The key to recruiting rural doctors, Wheat says, is to work for them the old-fashioned way. The Rural Medical Scholars Program admits students with a rural background and a desire to practice family medicine, includes rural training sites in the medical education curriculum, pairs students with dedicated rural family medicine preceptors, includes rural training in the family medicine residency curriculum and links financial support to rural service.

It is due to these efforts that the Rural Medical Scholars Program has placed 54.5 percent of its students in rural practice, compared to just 7.3 percent of University of Alabama School of Medicine students who do not participate in the program, Wheat says.

The College also functions as a regional campus of the University of Alabama School of Medicine, headquarted in Birmingham, for the clinical training of third and fourth year medical students.

Wheat states that it is the state legislature’s role to help public medical schools develop the will to create programs to admit and train students from underserved cultures and to fund these programs.

The National Conference of State Legislatures is a bipartisan organization that serves the legislators and staffs of the nation’s 50 states, its commonwealths and territories. NCSL provides research, technical assistance and opportunities for policymakers to exchange ideas about pressing state issues.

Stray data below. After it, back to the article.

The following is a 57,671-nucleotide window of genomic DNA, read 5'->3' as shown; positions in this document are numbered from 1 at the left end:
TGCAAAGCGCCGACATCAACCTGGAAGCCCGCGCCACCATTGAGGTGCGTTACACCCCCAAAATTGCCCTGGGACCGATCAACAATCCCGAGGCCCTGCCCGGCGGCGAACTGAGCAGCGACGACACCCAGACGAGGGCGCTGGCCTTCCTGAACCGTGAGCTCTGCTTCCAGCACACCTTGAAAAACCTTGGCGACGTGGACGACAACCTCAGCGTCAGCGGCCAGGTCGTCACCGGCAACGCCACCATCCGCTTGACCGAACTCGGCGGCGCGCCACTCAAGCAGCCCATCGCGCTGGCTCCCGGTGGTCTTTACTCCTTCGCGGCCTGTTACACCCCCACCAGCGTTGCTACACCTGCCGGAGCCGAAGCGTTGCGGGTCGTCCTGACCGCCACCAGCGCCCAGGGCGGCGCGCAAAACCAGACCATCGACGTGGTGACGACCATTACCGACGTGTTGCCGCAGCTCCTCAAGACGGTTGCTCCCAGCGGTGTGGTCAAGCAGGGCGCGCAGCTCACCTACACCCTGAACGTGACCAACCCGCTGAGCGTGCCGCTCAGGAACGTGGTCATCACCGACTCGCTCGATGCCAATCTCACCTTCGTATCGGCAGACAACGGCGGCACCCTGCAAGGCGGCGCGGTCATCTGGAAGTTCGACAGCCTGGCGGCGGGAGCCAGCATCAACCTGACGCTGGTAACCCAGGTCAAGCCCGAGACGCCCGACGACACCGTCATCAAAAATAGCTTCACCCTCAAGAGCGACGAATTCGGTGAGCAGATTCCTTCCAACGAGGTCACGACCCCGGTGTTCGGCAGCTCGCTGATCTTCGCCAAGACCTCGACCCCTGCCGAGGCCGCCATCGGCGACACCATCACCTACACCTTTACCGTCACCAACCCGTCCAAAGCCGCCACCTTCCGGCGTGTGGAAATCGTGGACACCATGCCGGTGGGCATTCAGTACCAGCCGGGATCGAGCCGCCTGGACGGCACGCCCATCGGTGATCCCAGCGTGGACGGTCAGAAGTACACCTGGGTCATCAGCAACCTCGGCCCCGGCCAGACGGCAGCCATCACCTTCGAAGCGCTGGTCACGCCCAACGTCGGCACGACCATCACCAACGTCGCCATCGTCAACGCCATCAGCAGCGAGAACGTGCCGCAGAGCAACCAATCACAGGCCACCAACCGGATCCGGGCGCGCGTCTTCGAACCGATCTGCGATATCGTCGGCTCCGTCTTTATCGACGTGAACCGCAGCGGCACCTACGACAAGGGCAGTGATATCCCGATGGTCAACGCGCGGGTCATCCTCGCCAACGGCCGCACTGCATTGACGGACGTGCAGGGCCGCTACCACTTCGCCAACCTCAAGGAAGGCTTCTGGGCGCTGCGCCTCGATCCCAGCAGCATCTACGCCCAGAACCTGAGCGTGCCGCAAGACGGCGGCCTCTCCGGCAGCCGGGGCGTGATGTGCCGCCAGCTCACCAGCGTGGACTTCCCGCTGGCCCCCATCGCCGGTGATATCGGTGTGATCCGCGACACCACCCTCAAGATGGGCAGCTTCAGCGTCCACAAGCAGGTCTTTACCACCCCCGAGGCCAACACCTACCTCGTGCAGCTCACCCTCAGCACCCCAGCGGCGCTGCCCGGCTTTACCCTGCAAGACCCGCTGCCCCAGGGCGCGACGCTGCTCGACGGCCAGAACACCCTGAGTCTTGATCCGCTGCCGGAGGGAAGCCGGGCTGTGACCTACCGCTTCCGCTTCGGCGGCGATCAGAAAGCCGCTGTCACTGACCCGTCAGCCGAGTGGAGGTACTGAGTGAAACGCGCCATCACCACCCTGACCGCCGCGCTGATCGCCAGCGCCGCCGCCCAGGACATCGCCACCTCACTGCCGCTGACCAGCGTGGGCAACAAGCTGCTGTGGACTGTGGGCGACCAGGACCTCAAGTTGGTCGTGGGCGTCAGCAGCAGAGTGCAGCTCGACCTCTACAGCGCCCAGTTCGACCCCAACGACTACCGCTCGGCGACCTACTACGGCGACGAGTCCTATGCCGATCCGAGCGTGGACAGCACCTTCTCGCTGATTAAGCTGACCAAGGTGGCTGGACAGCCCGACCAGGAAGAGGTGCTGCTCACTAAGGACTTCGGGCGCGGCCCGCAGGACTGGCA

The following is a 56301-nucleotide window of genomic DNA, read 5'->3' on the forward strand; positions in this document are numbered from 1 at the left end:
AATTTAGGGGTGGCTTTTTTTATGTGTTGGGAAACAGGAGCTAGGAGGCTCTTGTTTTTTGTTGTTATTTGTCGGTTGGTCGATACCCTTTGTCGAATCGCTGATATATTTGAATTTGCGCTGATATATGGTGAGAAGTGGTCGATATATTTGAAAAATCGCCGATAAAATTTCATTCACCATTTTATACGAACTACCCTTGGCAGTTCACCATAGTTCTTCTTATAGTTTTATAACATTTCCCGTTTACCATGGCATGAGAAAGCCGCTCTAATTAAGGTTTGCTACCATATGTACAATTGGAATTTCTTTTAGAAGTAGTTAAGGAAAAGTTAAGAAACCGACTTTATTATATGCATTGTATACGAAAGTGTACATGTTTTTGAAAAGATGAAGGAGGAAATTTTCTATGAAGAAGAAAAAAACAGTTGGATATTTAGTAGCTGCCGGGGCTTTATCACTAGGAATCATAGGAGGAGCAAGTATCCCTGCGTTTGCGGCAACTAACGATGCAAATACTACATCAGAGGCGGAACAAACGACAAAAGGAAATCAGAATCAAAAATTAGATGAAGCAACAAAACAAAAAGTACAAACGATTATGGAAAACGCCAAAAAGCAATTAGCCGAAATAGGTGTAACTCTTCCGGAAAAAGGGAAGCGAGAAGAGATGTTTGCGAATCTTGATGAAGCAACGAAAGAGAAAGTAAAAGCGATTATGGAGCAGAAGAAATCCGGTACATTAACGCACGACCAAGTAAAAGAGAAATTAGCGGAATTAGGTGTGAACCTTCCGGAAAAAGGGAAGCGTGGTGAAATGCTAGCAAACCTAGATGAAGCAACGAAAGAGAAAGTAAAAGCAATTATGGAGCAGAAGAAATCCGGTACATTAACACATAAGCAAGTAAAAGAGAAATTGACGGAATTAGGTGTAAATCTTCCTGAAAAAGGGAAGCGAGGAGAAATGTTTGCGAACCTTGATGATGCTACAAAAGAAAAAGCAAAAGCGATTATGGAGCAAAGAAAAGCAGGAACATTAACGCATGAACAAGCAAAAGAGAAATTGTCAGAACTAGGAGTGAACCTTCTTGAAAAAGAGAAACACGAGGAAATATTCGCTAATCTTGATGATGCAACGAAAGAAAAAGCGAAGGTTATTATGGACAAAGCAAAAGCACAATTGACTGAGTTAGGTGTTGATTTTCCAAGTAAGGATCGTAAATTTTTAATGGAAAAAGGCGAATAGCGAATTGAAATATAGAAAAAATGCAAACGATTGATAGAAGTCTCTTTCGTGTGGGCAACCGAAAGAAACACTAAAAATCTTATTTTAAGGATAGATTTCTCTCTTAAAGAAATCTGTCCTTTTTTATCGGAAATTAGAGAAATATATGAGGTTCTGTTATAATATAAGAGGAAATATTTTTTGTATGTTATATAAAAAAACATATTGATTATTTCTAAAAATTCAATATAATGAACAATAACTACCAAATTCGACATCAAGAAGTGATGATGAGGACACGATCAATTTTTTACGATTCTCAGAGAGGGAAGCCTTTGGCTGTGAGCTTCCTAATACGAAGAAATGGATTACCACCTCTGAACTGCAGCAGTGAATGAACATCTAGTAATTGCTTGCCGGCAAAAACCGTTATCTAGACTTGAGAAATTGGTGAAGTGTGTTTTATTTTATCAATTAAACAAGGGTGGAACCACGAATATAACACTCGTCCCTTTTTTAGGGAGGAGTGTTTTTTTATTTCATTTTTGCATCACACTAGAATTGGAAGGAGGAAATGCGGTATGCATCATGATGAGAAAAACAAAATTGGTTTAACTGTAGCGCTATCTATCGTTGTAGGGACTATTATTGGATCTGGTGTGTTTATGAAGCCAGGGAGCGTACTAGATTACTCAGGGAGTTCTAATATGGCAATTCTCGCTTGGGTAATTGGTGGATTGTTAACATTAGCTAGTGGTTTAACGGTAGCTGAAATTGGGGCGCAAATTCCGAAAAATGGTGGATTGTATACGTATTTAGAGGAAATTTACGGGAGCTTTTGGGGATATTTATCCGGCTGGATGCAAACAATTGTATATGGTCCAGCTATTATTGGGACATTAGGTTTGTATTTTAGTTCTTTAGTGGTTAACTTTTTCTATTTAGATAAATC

South African missionaries visit College

The College’s Tuscaloosa Family Medicine Residency recently hosted Johan Engelbrecht, DMiss, and his wife, Karin, for an informal presentation on the work they are doing in Namaqualand, a region on the West Coast of South Africa. The presentation was held for faculty, staff, residents and medical students.

South Africa

Engelbrecht’s organization, called Leaders for the Nations, is a global, non-profit organization focused on leadership development in rural communities throughout Africa. LFTN holds training conferences to educate and equip these key leaders to mobilize their communities in the areas of education, aids awareness, farming and everyday living.

The organization has focused its last 28 years on transforming the communities of the Khoi-Sun people, the original people of South Africa who were pushed to the West Coast after the Bantu farmers migrated south.

Seven hours from Cape Town, Namaqualand is a region of small towns and lacking in medical care with only one clinic in the town and a doctor who visits just once a month. For an emergency medical problem, a resident of the region has to travel the dirt roads to find a government-run hospital in the nearest big city.

By building a strategic network and being a support structure and an empowering force to the community, LFTN aims to bring knowledge and skills to assist leaders and increase their sphere of influence. With the local churches in unity, Engelbrecht says, “We can take this marginalized people to another level of freedom as we stand together.”

Leaders for the Nations takes a multi-faceted approach to address the issues of AIDS orphans, single-parent families and child-headed households in South Africa through leadership training, outreach  and medical care.

The organization plans to expand its reach to Namibia and Botswana, neighboring countries of Namaqualand, in the coming years, and hopes to gain the support of the College through  medical assistance and possibly even a visit to South Africa. “I hope that someday you will get to go somewhere where people don’t have opportunities and you are able to give back to them,” said Karin Engelbrecht.